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- What is zolpidem, and how does it work (mechanism of action)?
- What brand names are available for zolpidem?
- Is zolpidem available as a generic drug?
- Do I need a prescription for zolpidem?
- What are the uses for zolpidem?
- What are the side effects of zolpidem?
- What is the dosage for zolpidem?
- Which drugs or supplements interact with zolpidem?
- Is zolpidem safe to take if I'm pregnant or breastfeeding?
- What else should I know about zolpidem?
What is the dosage for zolpidem?
- The recommended adult dose of zolpidem conventional tablets or spray is 5 mg for females, the elderly, or fragile individuals, and 5 to 10 mg for males.
- The maximum dose is 10 mg daily.
- For females and the elderly, give 6.25 mg of extended-release tablets; and males should receive 6.25 to 12.5 mg.
- The maximum dose of extended-release tablets is 12.5 mg daily.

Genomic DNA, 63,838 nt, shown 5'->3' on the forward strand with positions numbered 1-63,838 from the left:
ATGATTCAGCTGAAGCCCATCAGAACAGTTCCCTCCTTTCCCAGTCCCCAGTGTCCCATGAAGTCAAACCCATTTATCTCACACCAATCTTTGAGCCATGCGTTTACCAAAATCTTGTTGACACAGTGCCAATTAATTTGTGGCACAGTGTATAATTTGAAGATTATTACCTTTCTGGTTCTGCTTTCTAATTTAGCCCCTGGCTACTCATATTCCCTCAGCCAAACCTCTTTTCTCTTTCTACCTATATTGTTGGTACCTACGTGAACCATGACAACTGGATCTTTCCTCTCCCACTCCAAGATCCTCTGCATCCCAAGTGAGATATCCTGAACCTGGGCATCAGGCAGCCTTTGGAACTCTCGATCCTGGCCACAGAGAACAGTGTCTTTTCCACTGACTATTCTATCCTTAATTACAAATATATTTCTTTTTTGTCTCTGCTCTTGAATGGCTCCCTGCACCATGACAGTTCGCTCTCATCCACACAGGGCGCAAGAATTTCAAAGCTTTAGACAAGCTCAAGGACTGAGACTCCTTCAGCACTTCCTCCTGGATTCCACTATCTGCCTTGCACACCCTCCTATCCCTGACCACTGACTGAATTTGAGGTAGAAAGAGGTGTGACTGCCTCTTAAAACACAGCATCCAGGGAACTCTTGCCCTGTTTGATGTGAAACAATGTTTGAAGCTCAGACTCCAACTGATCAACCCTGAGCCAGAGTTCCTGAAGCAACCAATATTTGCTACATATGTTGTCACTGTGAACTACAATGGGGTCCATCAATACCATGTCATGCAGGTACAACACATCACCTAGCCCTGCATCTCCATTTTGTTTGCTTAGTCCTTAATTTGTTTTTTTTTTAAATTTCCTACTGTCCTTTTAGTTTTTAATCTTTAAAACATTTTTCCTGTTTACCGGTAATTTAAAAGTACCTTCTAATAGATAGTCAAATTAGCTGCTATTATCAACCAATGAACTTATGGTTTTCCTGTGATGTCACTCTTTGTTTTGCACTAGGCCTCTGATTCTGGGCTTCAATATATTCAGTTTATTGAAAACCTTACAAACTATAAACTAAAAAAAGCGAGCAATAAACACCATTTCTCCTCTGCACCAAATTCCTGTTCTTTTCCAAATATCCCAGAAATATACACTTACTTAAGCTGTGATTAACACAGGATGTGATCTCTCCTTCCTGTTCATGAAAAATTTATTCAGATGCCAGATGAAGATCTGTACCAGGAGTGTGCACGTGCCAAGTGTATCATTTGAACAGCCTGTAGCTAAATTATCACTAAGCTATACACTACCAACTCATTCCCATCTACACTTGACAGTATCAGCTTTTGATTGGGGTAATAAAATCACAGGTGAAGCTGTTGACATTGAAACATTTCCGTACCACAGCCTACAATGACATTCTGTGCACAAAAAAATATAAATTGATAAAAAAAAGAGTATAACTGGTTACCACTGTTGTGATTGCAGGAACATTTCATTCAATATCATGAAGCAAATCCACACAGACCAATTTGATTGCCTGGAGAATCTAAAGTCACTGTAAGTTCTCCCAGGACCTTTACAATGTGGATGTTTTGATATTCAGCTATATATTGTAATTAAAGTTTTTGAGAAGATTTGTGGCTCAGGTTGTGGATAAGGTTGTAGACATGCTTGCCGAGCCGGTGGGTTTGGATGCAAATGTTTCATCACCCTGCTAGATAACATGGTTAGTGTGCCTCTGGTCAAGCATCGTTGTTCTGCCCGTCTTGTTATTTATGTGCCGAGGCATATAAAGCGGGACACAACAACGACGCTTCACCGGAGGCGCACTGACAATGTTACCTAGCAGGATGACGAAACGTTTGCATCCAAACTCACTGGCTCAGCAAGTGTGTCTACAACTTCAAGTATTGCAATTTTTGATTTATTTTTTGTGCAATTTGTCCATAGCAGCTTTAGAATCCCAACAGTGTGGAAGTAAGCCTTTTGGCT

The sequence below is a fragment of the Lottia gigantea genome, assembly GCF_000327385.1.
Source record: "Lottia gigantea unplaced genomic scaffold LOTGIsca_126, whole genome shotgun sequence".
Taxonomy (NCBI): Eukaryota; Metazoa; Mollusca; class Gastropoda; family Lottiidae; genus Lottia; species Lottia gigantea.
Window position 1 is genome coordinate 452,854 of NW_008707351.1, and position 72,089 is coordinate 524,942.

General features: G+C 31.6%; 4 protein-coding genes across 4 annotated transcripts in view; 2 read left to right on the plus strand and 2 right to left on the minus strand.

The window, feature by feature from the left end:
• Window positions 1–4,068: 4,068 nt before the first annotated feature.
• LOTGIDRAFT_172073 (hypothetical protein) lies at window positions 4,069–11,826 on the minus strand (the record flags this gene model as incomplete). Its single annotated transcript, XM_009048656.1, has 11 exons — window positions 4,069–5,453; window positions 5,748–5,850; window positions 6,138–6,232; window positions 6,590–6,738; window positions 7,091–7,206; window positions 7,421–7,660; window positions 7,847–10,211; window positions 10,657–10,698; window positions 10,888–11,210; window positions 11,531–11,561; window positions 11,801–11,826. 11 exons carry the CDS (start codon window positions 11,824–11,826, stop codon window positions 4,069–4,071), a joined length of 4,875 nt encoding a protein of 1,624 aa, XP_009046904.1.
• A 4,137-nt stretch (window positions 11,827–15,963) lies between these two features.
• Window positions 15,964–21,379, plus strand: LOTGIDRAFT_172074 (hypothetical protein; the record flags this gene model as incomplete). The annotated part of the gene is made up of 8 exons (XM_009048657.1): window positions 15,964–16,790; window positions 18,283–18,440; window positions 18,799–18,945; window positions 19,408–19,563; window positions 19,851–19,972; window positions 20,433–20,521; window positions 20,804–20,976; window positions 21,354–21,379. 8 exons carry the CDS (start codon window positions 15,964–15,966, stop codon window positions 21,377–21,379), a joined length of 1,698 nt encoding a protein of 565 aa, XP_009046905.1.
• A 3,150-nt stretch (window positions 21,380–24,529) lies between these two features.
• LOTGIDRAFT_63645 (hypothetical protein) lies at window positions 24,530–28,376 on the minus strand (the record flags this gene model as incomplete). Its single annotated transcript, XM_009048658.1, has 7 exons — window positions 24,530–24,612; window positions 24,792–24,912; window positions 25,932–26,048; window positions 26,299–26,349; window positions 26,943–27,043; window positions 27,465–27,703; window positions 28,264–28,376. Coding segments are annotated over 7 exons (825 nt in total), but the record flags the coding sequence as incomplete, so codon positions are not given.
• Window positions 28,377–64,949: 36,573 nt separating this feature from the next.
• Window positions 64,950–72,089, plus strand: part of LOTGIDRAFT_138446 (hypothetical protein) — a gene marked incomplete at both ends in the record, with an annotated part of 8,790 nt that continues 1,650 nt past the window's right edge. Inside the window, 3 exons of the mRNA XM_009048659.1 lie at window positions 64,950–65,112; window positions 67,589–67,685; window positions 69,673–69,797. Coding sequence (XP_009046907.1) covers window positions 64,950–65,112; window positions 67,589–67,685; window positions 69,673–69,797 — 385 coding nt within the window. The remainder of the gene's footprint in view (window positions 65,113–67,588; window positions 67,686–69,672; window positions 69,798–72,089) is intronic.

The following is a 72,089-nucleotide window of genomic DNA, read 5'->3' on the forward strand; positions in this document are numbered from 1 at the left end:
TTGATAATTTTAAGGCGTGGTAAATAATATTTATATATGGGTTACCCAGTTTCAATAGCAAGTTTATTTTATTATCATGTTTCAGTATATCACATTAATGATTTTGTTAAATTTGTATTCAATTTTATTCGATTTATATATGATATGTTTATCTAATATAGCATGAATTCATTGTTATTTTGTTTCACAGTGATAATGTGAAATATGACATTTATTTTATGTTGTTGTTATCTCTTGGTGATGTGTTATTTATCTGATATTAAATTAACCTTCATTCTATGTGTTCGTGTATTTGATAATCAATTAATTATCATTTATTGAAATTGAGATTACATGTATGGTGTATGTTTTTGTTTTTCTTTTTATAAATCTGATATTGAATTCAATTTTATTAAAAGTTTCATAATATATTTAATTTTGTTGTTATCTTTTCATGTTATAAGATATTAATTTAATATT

- Elderly patients have decreased ability to eliminate zolpidem from the body, and accumulating zolpidem may cause side effects.
Which drugs or supplements interact with zolpidem?
- Alcohol has an additive effect with zolpidem and the two should not be combined. Zolpidem should not be combined with other sedative drugs because of the additive effects.
- Itraconazole (Sporanox) and ketoconazole (Nizoral, Extina, Xolegel, Kuric) may increase the blood concentration of zolpidem by reducing the activity of the enzymes that breakdown zolpidem in the liver. Conversely, rifampin may reduce the concentration of zolpidem by increasing the activity of the enzymes that breakdown zolpidem.
Report Problems to the Food and Drug Administration
You are encouraged to report negative side effects of prescription drugs to the FDA. Visit the FDA MedWatch website or call 1-800-FDA-1088.
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